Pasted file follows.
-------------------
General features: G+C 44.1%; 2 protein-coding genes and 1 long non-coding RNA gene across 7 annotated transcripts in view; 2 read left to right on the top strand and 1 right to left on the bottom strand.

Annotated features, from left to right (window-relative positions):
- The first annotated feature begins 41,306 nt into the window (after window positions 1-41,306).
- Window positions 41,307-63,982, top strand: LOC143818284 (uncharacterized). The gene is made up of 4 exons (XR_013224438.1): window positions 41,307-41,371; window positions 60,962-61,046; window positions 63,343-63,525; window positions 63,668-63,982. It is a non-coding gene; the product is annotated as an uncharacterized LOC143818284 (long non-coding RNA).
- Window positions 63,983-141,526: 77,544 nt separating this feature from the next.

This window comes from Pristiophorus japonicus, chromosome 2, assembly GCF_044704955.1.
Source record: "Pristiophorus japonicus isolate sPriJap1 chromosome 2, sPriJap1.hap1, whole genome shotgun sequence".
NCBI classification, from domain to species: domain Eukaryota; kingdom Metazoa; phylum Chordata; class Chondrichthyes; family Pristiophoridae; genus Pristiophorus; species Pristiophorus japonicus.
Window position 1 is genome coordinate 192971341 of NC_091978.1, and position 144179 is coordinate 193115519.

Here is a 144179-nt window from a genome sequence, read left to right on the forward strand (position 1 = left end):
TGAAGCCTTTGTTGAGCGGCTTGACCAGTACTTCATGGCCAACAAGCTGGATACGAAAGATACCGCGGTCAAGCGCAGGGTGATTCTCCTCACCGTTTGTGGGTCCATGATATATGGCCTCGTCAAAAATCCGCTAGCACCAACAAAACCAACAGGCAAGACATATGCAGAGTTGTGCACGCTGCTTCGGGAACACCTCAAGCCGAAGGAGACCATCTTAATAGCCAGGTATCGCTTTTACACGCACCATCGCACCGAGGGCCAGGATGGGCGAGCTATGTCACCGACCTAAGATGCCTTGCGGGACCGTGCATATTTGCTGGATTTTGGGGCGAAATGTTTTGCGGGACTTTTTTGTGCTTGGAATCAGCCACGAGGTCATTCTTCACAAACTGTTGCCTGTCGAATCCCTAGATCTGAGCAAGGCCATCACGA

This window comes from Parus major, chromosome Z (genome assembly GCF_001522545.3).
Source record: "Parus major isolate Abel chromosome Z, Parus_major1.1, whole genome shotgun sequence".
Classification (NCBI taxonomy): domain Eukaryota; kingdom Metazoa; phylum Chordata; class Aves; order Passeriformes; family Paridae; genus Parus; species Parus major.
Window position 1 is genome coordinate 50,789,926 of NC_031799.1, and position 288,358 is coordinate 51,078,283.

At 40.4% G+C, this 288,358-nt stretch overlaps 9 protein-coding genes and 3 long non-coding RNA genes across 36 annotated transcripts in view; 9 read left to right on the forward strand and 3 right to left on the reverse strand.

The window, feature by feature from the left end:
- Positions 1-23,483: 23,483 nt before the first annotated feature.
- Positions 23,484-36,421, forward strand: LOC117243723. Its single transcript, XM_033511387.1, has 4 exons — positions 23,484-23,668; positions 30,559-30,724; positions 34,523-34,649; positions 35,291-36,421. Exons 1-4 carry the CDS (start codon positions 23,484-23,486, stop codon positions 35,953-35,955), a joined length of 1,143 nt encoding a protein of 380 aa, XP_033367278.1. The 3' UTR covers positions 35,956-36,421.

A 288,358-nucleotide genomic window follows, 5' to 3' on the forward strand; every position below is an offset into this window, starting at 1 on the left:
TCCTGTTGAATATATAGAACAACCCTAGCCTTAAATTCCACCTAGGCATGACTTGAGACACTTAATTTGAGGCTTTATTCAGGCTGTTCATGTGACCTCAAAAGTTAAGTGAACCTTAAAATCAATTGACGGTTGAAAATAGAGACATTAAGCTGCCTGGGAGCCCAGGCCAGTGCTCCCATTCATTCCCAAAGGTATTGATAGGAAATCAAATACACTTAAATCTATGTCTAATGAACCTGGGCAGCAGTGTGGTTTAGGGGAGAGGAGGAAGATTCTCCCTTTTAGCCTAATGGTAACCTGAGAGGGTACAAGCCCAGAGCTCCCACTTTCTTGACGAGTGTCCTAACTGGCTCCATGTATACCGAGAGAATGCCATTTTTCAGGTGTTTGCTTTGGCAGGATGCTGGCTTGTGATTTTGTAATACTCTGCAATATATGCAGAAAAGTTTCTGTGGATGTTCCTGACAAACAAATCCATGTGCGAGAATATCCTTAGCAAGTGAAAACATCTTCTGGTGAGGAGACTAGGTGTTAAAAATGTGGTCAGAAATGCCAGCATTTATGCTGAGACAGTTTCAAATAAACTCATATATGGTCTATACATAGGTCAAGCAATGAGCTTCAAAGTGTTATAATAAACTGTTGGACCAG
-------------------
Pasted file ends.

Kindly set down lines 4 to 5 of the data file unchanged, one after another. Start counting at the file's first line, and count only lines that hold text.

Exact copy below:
- Window positions 41,307-63,982, top strand: LOC143818284 (uncharacterized). The gene is made up of 4 exons (XR_013224438.1): window positions 41,307-41,371; window positions 60,962-61,046; window positions 63,343-63,525; window positions 63,668-63,982. It is a non-coding gene; the product is annotated as an uncharacterized LOC143818284 (long non-coding RNA).
- Window positions 63,983-141,526: 77,544 nt separating this feature from the next.